Inwood Estates Vineyards Segundo, Lot 1 Red Wine: This wine was crafted from blend of Tempranillo, Cabernet Sauvignon, Cabernet Franc and Malbec from “TX and other American vineyards.” I bought it a couple of years ago on the Dallas Wine Trail; the vintage is not listed and I do not know it. It poured a rich garnet with scarlet highlights into the glass and opened with pleasing aromas of red and black fruit, licorice, spice, tobacco, smoke and espresso. It was a surprisingly smooth, well-structured wine with flavors of red cherries, plums, pomegranates, cranberries with wet tobacco leaves, toasted cedar and smoke; finishing with licorice and espresso on the back of the palate. The tannins were well integrated, the acidity was rich and round with nice concentrated fruit balanced with a tonal earthiness. Another winner!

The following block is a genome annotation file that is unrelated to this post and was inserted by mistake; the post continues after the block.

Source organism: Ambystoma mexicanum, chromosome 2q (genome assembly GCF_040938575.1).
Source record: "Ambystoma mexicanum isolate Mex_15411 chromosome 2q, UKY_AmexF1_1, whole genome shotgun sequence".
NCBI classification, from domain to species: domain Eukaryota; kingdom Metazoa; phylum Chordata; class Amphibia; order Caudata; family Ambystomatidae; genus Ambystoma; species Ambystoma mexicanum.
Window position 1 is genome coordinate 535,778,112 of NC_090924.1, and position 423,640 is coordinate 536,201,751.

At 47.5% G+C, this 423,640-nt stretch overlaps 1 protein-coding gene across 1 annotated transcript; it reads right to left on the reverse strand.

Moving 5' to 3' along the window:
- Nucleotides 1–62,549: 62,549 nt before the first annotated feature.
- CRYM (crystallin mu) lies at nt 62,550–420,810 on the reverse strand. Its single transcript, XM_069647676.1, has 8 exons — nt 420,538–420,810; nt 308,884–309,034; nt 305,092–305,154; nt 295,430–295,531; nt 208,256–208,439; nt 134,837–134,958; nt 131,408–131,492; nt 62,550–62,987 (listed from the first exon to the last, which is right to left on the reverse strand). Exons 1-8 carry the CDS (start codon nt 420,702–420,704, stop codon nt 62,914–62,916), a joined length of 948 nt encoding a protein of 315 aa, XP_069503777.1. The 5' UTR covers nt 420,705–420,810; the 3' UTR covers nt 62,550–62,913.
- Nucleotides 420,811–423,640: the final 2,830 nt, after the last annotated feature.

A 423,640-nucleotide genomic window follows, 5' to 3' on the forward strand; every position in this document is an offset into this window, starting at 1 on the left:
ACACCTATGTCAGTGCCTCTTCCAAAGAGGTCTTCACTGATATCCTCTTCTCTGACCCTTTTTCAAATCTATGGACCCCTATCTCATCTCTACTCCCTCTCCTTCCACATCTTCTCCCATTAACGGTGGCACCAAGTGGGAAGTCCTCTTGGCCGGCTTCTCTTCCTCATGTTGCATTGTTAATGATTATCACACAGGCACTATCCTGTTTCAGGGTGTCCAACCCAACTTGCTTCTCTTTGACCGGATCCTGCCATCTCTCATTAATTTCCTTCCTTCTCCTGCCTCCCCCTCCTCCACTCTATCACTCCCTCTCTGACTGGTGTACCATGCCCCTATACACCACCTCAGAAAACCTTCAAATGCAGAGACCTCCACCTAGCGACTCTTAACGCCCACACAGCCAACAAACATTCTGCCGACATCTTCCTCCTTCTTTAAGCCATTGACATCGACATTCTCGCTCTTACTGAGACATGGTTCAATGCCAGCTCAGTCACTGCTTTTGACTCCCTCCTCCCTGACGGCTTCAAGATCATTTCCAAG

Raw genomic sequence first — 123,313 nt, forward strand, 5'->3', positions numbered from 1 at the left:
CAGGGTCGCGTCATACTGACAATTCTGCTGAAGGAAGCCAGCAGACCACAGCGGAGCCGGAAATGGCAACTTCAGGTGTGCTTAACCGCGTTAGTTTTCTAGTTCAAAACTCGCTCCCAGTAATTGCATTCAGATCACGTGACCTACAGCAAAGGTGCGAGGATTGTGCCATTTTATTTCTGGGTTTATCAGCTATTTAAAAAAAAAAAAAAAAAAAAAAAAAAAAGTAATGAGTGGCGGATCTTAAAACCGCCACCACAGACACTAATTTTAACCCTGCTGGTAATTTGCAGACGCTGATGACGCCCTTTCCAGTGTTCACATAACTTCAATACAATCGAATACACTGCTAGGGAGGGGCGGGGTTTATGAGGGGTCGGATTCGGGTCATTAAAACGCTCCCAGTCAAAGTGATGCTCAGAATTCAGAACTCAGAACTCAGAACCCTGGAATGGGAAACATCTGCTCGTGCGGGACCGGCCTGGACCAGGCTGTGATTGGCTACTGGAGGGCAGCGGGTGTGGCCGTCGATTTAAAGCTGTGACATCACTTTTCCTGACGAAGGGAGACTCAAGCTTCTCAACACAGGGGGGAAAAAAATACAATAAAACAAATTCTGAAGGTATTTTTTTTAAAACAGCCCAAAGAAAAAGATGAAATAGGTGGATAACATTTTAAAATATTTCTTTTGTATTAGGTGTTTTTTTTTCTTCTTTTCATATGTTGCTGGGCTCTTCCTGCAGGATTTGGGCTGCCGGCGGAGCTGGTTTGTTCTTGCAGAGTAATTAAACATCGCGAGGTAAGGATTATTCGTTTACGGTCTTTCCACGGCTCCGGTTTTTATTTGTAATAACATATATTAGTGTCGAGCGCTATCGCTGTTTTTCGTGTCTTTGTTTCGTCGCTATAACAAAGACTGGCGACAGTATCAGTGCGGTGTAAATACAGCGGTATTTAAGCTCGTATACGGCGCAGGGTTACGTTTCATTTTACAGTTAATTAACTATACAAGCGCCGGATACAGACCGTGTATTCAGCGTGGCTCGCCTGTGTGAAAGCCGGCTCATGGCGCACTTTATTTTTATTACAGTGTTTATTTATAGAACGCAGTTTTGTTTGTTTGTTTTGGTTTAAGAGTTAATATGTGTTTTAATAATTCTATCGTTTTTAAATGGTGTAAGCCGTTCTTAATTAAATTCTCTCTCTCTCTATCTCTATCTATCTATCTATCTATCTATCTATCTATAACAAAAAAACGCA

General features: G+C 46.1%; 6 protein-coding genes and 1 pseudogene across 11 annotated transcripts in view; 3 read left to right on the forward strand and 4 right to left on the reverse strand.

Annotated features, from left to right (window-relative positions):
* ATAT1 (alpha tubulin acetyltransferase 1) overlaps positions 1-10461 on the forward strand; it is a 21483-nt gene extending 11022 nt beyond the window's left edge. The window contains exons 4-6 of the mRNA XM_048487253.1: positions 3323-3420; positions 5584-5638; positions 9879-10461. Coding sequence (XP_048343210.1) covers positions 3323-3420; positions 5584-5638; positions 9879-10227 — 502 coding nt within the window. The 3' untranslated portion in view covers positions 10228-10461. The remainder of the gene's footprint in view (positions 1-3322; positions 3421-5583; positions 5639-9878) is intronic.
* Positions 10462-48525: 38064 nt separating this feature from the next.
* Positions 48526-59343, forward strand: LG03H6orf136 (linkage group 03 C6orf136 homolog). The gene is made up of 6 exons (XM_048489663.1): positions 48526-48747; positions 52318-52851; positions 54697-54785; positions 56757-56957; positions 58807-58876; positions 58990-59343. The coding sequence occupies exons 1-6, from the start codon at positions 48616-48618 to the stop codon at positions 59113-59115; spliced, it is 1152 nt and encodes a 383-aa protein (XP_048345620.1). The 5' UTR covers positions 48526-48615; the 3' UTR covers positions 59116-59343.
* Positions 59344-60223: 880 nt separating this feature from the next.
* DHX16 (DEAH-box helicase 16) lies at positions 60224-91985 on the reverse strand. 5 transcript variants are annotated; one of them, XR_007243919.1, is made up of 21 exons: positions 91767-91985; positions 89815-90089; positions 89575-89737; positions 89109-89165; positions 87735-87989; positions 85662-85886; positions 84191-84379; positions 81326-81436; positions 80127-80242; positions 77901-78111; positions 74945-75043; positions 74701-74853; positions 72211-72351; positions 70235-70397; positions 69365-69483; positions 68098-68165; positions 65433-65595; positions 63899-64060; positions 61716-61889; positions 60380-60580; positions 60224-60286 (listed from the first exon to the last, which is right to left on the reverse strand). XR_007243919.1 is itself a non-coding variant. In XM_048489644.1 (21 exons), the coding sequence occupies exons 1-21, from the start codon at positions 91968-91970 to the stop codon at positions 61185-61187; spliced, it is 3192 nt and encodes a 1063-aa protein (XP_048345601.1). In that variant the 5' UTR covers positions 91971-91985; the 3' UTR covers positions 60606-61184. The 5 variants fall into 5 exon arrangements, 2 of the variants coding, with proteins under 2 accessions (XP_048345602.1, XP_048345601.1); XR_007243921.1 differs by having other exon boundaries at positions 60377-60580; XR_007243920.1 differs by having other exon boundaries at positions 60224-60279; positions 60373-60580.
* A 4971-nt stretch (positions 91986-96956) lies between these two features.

From the Inwood Estates Vineyard web site: “In the future, Texas will become the ‘Europe’ of North America, mimicking the greatest Old World styles on American soil. Inwood’s mission is to pioneer those products with cutting-edge viticulture.” Dan Gatlin, Inwood Estates Winemaker
Both wines were tasted and both were quite good. Now for the meal and the pairing…..